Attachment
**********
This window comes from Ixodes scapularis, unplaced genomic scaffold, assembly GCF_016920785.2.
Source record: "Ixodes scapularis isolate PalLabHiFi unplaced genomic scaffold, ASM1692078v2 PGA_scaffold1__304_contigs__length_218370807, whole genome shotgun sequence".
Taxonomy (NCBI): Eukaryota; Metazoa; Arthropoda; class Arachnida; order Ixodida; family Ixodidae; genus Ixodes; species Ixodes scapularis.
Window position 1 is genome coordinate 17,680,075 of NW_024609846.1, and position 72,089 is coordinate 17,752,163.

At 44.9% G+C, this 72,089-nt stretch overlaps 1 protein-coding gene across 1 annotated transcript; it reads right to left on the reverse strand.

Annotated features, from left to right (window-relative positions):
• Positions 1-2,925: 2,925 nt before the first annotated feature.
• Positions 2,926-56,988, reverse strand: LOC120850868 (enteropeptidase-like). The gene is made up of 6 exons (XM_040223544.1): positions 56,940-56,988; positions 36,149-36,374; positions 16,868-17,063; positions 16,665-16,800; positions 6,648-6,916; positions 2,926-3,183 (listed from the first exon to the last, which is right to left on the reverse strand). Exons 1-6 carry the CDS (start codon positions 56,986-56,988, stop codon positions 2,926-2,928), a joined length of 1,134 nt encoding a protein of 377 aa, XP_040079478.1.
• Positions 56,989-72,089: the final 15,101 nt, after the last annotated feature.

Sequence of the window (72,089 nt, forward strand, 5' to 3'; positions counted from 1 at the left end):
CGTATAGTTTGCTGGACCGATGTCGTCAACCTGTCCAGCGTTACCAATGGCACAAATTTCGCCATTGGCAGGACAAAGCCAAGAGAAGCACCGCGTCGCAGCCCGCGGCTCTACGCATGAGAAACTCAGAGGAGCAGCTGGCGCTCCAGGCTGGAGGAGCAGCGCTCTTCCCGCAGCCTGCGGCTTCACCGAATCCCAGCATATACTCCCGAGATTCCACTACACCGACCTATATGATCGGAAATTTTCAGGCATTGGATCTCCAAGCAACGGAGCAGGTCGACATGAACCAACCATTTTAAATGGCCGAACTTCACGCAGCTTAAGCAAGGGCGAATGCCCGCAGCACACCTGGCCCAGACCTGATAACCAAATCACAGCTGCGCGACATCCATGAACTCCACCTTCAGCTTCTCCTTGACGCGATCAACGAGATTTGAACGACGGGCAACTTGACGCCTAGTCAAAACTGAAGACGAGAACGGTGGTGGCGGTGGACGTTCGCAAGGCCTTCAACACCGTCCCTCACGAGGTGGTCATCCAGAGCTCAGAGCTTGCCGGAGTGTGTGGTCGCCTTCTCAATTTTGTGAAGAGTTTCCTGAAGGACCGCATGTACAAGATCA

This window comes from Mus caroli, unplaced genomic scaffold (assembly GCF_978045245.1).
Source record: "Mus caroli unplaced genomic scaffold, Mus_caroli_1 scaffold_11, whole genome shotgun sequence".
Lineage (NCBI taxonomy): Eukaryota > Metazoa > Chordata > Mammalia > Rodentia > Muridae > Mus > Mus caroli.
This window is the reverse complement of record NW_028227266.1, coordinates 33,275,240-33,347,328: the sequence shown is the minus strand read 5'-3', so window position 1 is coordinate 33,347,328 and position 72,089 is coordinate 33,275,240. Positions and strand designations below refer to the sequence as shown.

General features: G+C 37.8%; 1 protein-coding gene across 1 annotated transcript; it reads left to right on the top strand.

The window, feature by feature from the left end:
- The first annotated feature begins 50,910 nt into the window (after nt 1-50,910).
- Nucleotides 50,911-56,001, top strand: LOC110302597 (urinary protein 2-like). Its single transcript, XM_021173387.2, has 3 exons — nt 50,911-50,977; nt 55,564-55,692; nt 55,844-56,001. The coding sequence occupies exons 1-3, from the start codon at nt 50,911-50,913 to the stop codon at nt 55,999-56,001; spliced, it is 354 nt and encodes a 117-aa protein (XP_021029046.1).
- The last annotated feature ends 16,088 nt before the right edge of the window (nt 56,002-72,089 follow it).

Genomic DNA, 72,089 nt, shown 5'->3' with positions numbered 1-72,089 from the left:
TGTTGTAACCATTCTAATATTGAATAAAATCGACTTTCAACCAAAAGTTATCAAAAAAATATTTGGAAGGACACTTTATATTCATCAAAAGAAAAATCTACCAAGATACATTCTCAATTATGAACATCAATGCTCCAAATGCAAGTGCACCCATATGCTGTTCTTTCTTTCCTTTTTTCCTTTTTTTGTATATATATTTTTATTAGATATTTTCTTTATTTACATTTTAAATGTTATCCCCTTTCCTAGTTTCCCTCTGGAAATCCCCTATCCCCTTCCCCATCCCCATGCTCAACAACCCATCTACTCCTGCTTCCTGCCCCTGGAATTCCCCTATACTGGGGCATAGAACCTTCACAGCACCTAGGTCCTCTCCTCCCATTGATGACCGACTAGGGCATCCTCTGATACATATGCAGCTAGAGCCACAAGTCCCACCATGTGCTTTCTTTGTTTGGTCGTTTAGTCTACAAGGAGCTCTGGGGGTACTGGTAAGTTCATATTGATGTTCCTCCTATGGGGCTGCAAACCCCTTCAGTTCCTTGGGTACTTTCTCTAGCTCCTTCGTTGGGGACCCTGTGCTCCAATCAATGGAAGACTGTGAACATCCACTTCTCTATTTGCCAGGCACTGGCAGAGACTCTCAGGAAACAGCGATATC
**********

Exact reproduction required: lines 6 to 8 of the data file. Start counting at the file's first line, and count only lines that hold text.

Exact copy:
Annotated features, from left to right (window-relative positions):
• Positions 1-2,925: 2,925 nt before the first annotated feature.
• Positions 2,926-56,988, reverse strand: LOC120850868 (enteropeptidase-like). The gene is made up of 6 exons (XM_040223544.1): positions 56,940-56,988; positions 36,149-36,374; positions 16,868-17,063; positions 16,665-16,800; positions 6,648-6,916; positions 2,926-3,183 (listed from the first exon to the last, which is right to left on the reverse strand). Exons 1-6 carry the CDS (start codon positions 56,986-56,988, stop codon positions 2,926-2,928), a joined length of 1,134 nt encoding a protein of 377 aa, XP_040079478.1.